Lighting it up blue for autism: Events, light displays to help raise awareness

Lighting it up blue for autism: Events, light displays to help raise awareness

The Westerly Sun

WESTERLY — His painting depicts a sunset over a house. A storm is looming in the background.

The young artist, 14-year-old Peter Fiore, doesn’t think the piece on display at the La Grua Center in Stonington symbolizes much. Or maybe, he admits, it does.

“It’s nice to draw and paint,” he said. “It’s soothing, actually. Sometimes, I find it’s kind of nice and calming.”

For Peter, art wards off the most serious effects of autism, the developmental disorder that impairs his ability to communicate and interact.

Instead, the freshman at Westerly High School connects with canvas. He could paint or draw from sunup to sundown. Lighthouses are his favorite.

“It’s like a disability with my brain,” Peter said. “My social life is very different than everyone else. It’s hard for me to focus on things. Autism isn’t what most people think it is.”

Peter received the diagnosis about 10 years ago. He relies on the arts — he also plays the piano, even Beethoven sonatas — to center him after a day full of interaction. His other methods of coping are eating a snack or constantly chewing gum, especially if he’s had a particularly anxious day at school.

“The most challenging thing right now for us is watching him feel bad about the social challenges he faces,” said mom Eileen Fiore, a World Language teacher at Stonington High School. Peter’s dad, Henry, is the principal of Saint Pius X School in Westerly.

“We hate to see him feel that he’s not accepted or doesn’t feel normal. It’s so hard because we love him as he is and we just want him to feel comfortable being himself. It’s probably not so different from what any parent feels, but I think with autism he does struggle with it in a different way than your typical teenager would.”

April is dedicated to autism awareness, and World Autism Awareness Day, observed Saturday, kicked off the “Light It Up Blue” international campaign organized by Autism Speaks, the leading autism science and advocacy organization.

Throughout the month, bright blue lights will shine at thousands of landmarks and skyscrapers, schools, businesses and homes across the globe in honor of the millions of individuals and families that autism affects.

In Stonington and Westerly, schools, businesses, fire stations and homes are shining blue. Several Pawcatuck and Westerly pubs and restaurants will offer blue drink specials throughout April, too.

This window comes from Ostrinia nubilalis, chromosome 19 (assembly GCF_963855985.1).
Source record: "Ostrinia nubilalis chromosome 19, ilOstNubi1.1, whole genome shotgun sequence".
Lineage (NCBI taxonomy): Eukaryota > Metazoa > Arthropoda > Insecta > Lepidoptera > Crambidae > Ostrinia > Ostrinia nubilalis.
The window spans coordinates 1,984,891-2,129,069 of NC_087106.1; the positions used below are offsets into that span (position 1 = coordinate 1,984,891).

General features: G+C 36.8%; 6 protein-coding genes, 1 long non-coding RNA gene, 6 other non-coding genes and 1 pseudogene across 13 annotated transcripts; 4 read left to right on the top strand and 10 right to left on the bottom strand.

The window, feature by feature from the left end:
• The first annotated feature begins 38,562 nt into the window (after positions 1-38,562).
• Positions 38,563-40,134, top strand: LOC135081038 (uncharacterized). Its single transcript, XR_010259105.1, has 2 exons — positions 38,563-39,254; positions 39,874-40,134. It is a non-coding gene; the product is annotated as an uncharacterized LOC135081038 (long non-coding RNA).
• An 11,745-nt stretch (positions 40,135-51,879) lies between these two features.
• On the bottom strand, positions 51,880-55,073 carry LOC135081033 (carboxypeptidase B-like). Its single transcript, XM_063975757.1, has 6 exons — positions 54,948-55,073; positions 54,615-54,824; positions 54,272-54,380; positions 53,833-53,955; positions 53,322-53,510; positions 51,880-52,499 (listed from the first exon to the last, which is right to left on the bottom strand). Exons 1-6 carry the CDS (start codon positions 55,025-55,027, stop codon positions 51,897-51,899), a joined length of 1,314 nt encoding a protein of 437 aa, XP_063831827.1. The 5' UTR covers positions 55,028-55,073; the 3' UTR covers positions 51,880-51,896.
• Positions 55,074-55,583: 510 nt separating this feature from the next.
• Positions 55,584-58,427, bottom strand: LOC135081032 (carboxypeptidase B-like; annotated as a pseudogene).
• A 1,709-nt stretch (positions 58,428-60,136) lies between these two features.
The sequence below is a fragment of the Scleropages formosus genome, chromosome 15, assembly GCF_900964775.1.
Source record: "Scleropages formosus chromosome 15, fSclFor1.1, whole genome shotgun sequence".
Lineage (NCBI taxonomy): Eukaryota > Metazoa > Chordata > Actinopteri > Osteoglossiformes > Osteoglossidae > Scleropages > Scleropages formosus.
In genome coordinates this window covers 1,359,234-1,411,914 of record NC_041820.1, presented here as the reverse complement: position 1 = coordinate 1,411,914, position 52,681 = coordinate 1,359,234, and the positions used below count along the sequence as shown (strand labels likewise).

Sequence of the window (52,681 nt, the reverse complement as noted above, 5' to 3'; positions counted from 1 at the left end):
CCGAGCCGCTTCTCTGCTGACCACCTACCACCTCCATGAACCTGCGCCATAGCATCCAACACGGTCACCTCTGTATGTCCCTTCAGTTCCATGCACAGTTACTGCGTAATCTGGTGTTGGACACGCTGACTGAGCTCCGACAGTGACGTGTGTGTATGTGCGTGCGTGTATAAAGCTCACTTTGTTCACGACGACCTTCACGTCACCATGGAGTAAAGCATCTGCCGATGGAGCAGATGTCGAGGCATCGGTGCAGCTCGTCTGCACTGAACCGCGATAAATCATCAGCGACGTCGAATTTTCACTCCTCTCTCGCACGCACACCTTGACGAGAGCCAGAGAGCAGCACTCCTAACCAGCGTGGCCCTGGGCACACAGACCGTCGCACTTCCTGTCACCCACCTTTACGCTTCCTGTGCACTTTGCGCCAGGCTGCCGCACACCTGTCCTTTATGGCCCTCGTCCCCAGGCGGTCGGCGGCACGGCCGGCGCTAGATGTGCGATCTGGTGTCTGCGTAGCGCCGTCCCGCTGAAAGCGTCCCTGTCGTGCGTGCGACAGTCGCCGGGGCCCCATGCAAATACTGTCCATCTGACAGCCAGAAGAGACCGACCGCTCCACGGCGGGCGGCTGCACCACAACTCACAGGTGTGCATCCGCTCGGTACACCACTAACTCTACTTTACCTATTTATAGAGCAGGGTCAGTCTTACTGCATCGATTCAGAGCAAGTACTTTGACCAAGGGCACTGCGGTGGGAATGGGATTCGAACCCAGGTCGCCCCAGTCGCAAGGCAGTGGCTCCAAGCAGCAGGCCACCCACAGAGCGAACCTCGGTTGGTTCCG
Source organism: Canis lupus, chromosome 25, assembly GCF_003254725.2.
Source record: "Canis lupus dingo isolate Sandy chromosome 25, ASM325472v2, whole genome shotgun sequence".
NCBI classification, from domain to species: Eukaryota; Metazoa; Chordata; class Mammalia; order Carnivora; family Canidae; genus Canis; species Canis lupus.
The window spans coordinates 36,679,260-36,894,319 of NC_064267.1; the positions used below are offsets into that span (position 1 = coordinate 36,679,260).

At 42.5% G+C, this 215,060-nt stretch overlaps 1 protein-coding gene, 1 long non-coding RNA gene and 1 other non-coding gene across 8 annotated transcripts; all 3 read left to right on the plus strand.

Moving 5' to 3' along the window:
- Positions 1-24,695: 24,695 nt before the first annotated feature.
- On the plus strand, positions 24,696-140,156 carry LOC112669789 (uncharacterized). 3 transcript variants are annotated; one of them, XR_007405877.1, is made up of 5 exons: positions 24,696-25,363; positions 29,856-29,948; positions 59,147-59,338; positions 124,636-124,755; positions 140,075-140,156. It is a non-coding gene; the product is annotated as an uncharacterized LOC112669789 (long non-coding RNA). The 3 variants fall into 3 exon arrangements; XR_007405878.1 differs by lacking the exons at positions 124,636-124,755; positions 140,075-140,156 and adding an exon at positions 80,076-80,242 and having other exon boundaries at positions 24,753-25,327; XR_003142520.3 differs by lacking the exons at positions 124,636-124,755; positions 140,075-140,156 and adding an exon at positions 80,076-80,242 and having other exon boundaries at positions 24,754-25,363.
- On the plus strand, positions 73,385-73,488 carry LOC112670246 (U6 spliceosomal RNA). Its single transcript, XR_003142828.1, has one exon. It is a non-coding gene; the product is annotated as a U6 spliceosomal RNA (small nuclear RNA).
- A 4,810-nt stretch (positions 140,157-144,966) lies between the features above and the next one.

“Peter has progressed in a positive direction and we’re blessed and grateful for that,” Eileen said. “There are a lot of interventions out there. Fourteen years ago ... there was nothing because the numbers of people with autism were lower. There were no campaigns.

“People didn’t really understand what it was. Everyone thought of ‘Rain Man.’”

‘What is normal?’

The Fiores, who have two younger children, were aware, when Peter was 3, nearly 4 years old, that something was “going on.”

While he had strong memory skills — he knew the alphabet before he turned 2 — he wouldn’t engage with his parents or try showing them anything, like most toddlers do.

“What is normal anymore?” Eileen said, reflecting. “But he wasn’t connecting with us. We had some early intervention people over for our younger son because he wasn’t talking, and while they were there, Peter was walking around in circles reciting this commercial for women’s vitamins. They asked us if we had considered having him checked out.”

Eileen said Peter’s diagnosis left her overwhelmingly sad for him.

“At first I couldn’t talk about it, I would start crying,” she said. “Then we started going to classes and conferences and we threw ourselves into the world of it. Now Henry goes around and talks to schools about strategies for autism in the classroom. He teaches how to implement those strategies for those kids.”

The Centers for Disease Control and Prevention, in a 2014 estimate, said that 1 in 68 children had been identified with autism spectrum disorder (1 in 42 boys and 1 in 189 girls). It’s one of the fastest-growing developmental disorders in the U.S., and it costs a family $60,000 a year on average.

There is no cure for autism.

“You have to ask why they’re doing the behaviors, like sometimes he chews gum nonstop,” Eileen, who is the adviser for Stonington High’s Unified Talents club, said. “We are always making kids stop without asking why. Why does he need to have gum? It makes him feel better. You really have to be flexible.”

She continued: “Behaviors aren’t necessarily bad. Maybe it’s not socially what we’re used to, but if it’s serving a purpose for that kid .... that’s what people should consider.”

In honor of Autism Awareness Month, the fourth annual “Light It Up Blue” will take place Tuesday at The Twisted Vine.

Also, the La Grua Center is presenting its third annual Celebrating Art in Autism exhibit. Artists of all ages who are affected by autism will have their work on display through the end of the month.

Late last week, Peter attended the exhibit’s opening.

“I try to act normal. I even joined the Students for Life club at school,” Peter said. “I think there are good parts of autism, like you notice more in the world.”

Eileen agreed.

“He’s led us to so many other opportunities,” she said. “He’s opened doors in our lives.”


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